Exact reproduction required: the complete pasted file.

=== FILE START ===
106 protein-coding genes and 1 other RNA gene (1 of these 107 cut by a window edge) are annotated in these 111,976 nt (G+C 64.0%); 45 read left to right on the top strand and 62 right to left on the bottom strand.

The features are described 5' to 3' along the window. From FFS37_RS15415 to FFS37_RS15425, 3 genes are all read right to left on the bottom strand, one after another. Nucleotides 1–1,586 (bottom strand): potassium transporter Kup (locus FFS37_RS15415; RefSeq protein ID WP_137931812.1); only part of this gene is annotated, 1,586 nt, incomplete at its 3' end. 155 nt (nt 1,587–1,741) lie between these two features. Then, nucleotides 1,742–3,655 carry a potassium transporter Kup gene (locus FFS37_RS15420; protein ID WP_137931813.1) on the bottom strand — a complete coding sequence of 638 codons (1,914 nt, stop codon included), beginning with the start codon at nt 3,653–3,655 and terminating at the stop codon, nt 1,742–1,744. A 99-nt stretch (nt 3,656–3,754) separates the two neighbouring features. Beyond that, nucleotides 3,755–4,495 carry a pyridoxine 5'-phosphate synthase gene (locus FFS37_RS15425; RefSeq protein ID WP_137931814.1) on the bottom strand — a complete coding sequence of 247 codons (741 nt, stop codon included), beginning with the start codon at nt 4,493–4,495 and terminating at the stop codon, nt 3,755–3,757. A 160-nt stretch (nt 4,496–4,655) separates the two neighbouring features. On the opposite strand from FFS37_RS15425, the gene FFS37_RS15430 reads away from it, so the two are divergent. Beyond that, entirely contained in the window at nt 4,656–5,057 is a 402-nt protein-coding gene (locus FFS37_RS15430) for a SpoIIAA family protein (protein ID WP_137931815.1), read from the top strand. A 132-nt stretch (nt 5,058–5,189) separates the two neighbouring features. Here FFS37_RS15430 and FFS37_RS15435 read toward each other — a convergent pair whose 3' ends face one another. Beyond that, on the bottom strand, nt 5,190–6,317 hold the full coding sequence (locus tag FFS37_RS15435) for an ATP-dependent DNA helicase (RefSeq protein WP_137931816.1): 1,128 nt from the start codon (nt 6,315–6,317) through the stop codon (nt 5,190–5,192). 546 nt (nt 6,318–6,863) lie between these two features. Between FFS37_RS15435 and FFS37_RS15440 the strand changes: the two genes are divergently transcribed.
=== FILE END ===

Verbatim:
106 protein-coding genes and 1 other RNA gene (1 of these 107 cut by a window edge) are annotated in these 111,976 nt (G+C 64.0%); 45 read left to right on the top strand and 62 right to left on the bottom strand.

The features are described 5' to 3' along the window. From FFS37_RS15415 to FFS37_RS15425, 3 genes are all read right to left on the bottom strand, one after another. Nucleotides 1–1,586 (bottom strand): potassium transporter Kup (locus FFS37_RS15415; RefSeq protein ID WP_137931812.1); only part of this gene is annotated, 1,586 nt, incomplete at its 3' end. 155 nt (nt 1,587–1,741) lie between these two features. Then, nucleotides 1,742–3,655 carry a potassium transporter Kup gene (locus FFS37_RS15420; protein ID WP_137931813.1) on the bottom strand — a complete coding sequence of 638 codons (1,914 nt, stop codon included), beginning with the start codon at nt 3,653–3,655 and terminating at the stop codon, nt 1,742–1,744. A 99-nt stretch (nt 3,656–3,754) separates the two neighbouring features. Beyond that, nucleotides 3,755–4,495 carry a pyridoxine 5'-phosphate synthase gene (locus FFS37_RS15425; RefSeq protein ID WP_137931814.1) on the bottom strand — a complete coding sequence of 247 codons (741 nt, stop codon included), beginning with the start codon at nt 4,493–4,495 and terminating at the stop codon, nt 3,755–3,757. A 160-nt stretch (nt 4,496–4,655) separates the two neighbouring features. On the opposite strand from FFS37_RS15425, the gene FFS37_RS15430 reads away from it, so the two are divergent. Beyond that, entirely contained in the window at nt 4,656–5,057 is a 402-nt protein-coding gene (locus FFS37_RS15430) for a SpoIIAA family protein (protein ID WP_137931815.1), read from the top strand. A 132-nt stretch (nt 5,058–5,189) separates the two neighbouring features. Here FFS37_RS15430 and FFS37_RS15435 read toward each other — a convergent pair whose 3' ends face one another. Beyond that, on the bottom strand, nt 5,190–6,317 hold the full coding sequence (locus tag FFS37_RS15435) for an ATP-dependent DNA helicase (RefSeq protein WP_137931816.1): 1,128 nt from the start codon (nt 6,315–6,317) through the stop codon (nt 5,190–5,192). 546 nt (nt 6,318–6,863) lie between these two features. Between FFS37_RS15435 and FFS37_RS15440 the strand changes: the two genes are divergently transcribed.